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Monday, October 26, 2009

What a piece of work is man


My 'Epilogue' column from this month's GCN

Last month, I interviewed Belle de Jour, the anonymous former London call girl who chronicled her various sexual and emotional trysts in the best-selling books, The Intimate Adventures of a London Call Girl and The Further Adventures of a London Call Girl.

I had an email chat with the fabulous Belle about her new book, Belle’s Guide to Men, a Sex and the City-tinged, self-help book-cum-dating guide told in Belle’s witty, finger-snapping style. At the end of our conversation, Belle asked, ‘Would you consider writing the man/man version of this book for gay men?’

I laughed and violently dismissed the suggestion like the good self-deprecating, low self-esteem-ridden Irish person I am, but I’ve been thinking about that idea ever since. Rather than put arse to seat for months or years writing an actual book, I’ve decided to avail of this column space to present my key advice and tips for dealing with and understanding other gay men.

I’m not an expert - by any means - and these are just culled from my own experience and observations. I’m sure you all have your own, and if you’d care to send them on to the email address at the end of this page, I’m sure there would be an extended feature article on the topic in GCN in the near future.

So just think of me as ‘Fella de Whore’ as you cast an eye over my bespoke, incomplete guy-ographical study of the wonderful, baffling creature that is the Irish Gay Man.

In no particular order:

* If you’ve just come out, no matter what age you are, what you need now are friends, not boyfriends. Concentrate on that, please. Get all over friends like Dannii Minogue on a box of new wigs.

*On that same point, you will now be going through your ‘delayed adolescence’ phase, playing catch-up for all that lost lust time. Have fun, be careful, and try not to break too many hearts along the way. Note to everyone else: step away from the just-came-out guy!

* Bitchiness comes with the gay territory. A little bit can do us all good, but man should know when to say when. Remember: “Great minds discuss ideas. Average minds discuss events. Small minds discuss people.” In other words: put the claws away, bitch!

*It’s perfectly okay to have no interest in fashion, interior design, America’s Next Top Model or Mad-out-of-it-Onna.

*Everyone has bad sexual experiences. It doesn’t always (ahem) come together the first time. It’s okay. Try again. Hell, fail on purpose just so you can keep trying.

*Size: we all have our opinions on it. Mine is: it’s not size of the boat, it’s the motion of the ocean.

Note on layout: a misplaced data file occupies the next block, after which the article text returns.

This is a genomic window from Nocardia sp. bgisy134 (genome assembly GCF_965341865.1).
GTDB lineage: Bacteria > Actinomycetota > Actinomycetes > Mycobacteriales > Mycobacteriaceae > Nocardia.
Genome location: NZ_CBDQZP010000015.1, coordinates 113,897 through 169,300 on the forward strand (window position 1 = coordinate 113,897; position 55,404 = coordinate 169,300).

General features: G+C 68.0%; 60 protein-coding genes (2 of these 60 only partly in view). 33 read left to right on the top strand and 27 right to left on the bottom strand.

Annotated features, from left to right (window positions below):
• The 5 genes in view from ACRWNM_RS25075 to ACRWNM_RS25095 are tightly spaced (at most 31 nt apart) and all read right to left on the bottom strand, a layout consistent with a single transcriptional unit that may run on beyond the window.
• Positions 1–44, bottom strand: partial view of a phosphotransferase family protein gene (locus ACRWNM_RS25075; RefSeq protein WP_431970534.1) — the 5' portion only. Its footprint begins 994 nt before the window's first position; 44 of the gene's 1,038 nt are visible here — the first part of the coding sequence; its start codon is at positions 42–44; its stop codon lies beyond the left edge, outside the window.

*Go for sexual health checks twice a year. I went last month, and my doctor told me he’s diagnosing an average of two HIV cases a week. That’s one just doctor on a tiny scene. Two a week. Wrap it up boys.

*That guy you had sex with last night or last weekend will probably avoid eye contact when you see each other in bars or on the street. Don’t rush to judgement: you’re probably doing it too.

*Similarly, why is that we can all spend hours, days, months even talking to some guy on Manhunt or Gaydar (oh don’t look at me like that, you know you have an account), yet we totally ignore each other if we cross paths in a pub or club?

*If you can identify all the guys in the pub just by their Gaydar profile name, it’s time to cancel the subscription for a while. Come, join us in the real world. It ain’t so bad!

*Chat to someone online for no longer than a week; then insist on meeting.

* Never, ever go on a date with a grown man who uses digits instead of letters in text messages/emails.

*Don’t worry about texting too much or too soon after the date. If you like him, just do it for fuck’s sake.

*Lurking on George’s Street for talent at Desperate O’Clock (2am onwards) is not a good look. Or so I’m told every Saturday night.

* You and your friend(s) will fall for the same guy at some stage. It can be tricky, but don’t be a cock-blocker out of petty jealously. Plus always remember: ‘bros before mos’.

*In that vein, one of your friends/acquaintances will end up going out with one of your exes. Everyone has maybe one or two exes that are totally off limits; the others are all fair game. Accept it.

* If you’re 28 or over, you have nothing in common with people under 21. A harsh over-generalisation, perhaps, but true nonetheless. For [insert deity of choice here] sake, some of them were born in the Nineties. The Nineties!

Anything to add? Send it to declan.cashin@gmail.com

2 comments:

ticklepickleme said...

Do you have a pocket book version I can take around with me?

=P

Susan D said...

Just read this one Declan - great stuff